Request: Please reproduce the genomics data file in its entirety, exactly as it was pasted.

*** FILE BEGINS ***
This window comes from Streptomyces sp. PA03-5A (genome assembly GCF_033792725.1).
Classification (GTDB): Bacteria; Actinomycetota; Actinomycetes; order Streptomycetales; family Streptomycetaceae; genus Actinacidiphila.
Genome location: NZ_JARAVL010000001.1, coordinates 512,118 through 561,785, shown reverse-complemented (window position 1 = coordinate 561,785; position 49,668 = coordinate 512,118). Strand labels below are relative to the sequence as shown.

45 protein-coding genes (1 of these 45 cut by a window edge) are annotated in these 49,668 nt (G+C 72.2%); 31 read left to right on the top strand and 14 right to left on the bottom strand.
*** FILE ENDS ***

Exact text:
This window comes from Streptomyces sp. PA03-5A (genome assembly GCF_033792725.1).
Classification (GTDB): Bacteria; Actinomycetota; Actinomycetes; order Streptomycetales; family Streptomycetaceae; genus Actinacidiphila.
Genome location: NZ_JARAVL010000001.1, coordinates 512,118 through 561,785, shown reverse-complemented (window position 1 = coordinate 561,785; position 49,668 = coordinate 512,118). Strand labels below are relative to the sequence as shown.

45 protein-coding genes (1 of these 45 cut by a window edge) are annotated in these 49,668 nt (G+C 72.2%); 31 read left to right on the top strand and 14 right to left on the bottom strand.